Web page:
Looking into one another’s eyes and, perhaps, souls

Lynn sent this email to me. I m posting this with her permission. I find it quite touching and wanted to share it with everyone. Thank you Lynn!

Hi, David.

A very poignant moment occurred yesterday.  I thought I’d share it with you.

My mother had previously lived, for two years, in the intermediate unit at her facility, a secure unit.  I don’t recall when Susie moved in but it was when my mother’s LBD had already progressed quite a bit.  I noticed some LBD characteristics that seemed to be around Susie but it was hard to be sure.  Her family visited often, keeping on top of things.

Little did I know that they had been observing my mother, curious about some of her traits.  After some time, one son approached me, telling me that his mother had just been diagnosed with LBD with Parkinsons and asking questions.  I printed out information from the LBDA webpage and gave them to him on our next meeting.  He, with tears in his eyes, remarked about the decline he saw in his mother.

Mom was moved to the advanced unit about seven months ago.  In that time, I haven’t seen Susie more than a few times. She always acknowledges me but I don’t see her smile now.  I haven’t seen her family since the move, either, because Mom and Susie are in different areas in the facility.

Yesterday, I stopped at the unit manager’s office which is directly across from the nurse’s office.  While there, the nurse popped in to ask me to bring Mom to her office to discuss recent labwork with the visiting physician.

Susie was there, also waiting to see the physician.  I greeted her and had a brief exchange.  She said she was doing okay…I told her how good she looked and that I hoped we would see one another again. Moments later, as I moved Mom to that area, Susie’s position had changed.  She had apparently seen the physician and was waiting to be wheeled back to her unit.  It was necessary to stop Mom’s wheelchair so I could move a chair to clear a safe path.  Susie and Mom were facing each other and I could see that Susie was trying to reach out to Mom.  I adjusted Mom’s wheelchair so that she could better see Susie. The tremor in Susie’s hand was very obvious as she reached out to Mom.  She gently took Mom’s hand and patted it softly.  She looked deeply into Mom’s eyes and Mom into hers.  I asked Susie if she remembered my mother and she nodded her head that she did.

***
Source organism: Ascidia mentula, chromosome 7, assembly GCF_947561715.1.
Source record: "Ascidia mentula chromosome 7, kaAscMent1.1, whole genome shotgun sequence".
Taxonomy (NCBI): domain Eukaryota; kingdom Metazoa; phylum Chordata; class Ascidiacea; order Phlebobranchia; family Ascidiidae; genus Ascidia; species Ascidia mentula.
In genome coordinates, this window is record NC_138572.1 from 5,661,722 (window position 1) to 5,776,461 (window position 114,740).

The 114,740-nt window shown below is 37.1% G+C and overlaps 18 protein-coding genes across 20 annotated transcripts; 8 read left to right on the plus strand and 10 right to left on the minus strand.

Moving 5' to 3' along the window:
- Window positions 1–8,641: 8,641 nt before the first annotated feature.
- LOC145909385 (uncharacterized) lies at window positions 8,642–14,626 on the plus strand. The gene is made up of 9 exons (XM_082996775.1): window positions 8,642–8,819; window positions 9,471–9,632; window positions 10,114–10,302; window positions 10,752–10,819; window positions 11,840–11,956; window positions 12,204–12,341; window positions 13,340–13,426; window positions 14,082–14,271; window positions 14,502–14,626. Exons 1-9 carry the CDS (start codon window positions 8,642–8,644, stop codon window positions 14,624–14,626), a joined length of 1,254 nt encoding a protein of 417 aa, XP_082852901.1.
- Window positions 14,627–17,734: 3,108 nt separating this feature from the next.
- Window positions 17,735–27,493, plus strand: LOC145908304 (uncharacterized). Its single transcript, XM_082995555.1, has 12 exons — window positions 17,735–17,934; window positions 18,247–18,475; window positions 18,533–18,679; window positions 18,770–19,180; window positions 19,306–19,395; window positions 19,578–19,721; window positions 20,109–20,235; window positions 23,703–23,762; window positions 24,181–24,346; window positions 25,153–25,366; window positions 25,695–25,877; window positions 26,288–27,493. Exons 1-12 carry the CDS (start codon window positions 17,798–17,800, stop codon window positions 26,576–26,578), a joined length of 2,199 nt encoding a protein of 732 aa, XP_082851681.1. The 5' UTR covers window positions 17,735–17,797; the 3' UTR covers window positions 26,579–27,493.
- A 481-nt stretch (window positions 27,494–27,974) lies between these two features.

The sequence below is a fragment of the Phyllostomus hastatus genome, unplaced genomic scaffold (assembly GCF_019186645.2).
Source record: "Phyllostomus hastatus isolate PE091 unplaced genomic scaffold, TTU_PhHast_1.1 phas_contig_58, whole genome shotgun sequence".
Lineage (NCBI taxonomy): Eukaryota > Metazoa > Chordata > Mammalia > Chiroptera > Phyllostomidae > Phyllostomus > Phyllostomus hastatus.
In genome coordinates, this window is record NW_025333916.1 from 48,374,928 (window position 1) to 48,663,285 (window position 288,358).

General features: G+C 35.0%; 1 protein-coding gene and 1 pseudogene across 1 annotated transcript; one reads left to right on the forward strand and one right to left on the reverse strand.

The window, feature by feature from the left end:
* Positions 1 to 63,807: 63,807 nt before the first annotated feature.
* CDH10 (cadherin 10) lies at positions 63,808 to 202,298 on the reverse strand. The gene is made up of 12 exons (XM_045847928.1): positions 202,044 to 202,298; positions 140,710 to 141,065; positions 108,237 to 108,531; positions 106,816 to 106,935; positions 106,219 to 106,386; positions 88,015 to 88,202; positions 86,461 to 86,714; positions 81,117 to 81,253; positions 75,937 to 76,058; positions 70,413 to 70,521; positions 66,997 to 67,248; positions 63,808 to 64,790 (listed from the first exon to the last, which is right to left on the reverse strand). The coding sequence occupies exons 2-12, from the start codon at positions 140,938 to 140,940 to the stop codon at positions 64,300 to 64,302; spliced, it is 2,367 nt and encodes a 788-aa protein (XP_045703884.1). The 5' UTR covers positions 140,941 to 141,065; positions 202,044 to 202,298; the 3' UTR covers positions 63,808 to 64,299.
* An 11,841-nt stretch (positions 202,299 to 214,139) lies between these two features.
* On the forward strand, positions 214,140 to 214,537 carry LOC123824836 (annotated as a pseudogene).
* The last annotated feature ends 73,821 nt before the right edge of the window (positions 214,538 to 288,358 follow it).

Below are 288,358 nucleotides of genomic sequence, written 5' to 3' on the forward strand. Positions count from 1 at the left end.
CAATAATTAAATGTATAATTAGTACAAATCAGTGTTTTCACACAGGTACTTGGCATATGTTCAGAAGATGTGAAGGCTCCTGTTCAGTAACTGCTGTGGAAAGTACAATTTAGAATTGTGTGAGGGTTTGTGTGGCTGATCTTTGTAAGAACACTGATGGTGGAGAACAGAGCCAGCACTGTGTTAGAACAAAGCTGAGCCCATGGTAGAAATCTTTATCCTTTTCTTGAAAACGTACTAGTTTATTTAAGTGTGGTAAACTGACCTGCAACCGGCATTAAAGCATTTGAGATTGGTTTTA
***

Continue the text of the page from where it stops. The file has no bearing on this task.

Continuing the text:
Mom continued to look deeply into Susie’s eyes, hoping for some glimmer of recognition but it wasn’t there.  Susie continued to hold Mom’s hand until the care manager came to take her back to her unit. It’s emotionally difficult to replay this scene mentally on one level because it was one LBD patient trying to connect with another LBD patient.  I never saw Susie reach out like that when Mom was sharing space with her in the past.  In my heart of hearts, I wonder if it isn’t a matter of two friends recognizing that they are taking the same journey…one that is very different than the journey of others sharing their space.

There is a sad side to this story but there is also a joyful side to it if you consider the unspoken connection these two women share…they communicated through looking into one another’s eyes and, perhaps, souls.

Best wishes,

Lynn in Florida

Weighting Around Joke

— Sue Gibson

A colleague was planning a trip to my business office and asked if I could find him a hotel with exercise facilities. I called several hotels, with no luck.

Finally I thought I had found one. I asked the receptionist if the hotel had a weight room.

“No,” she replied, “but we have a lobby and you can wait there.”


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One Response

  1. Lynn’s account is very touching. Thanks for sharing it with us, and thank you Lynn. I’m sure there is recognition in people with LBD, because my husband remembered his friends almost to his last days.

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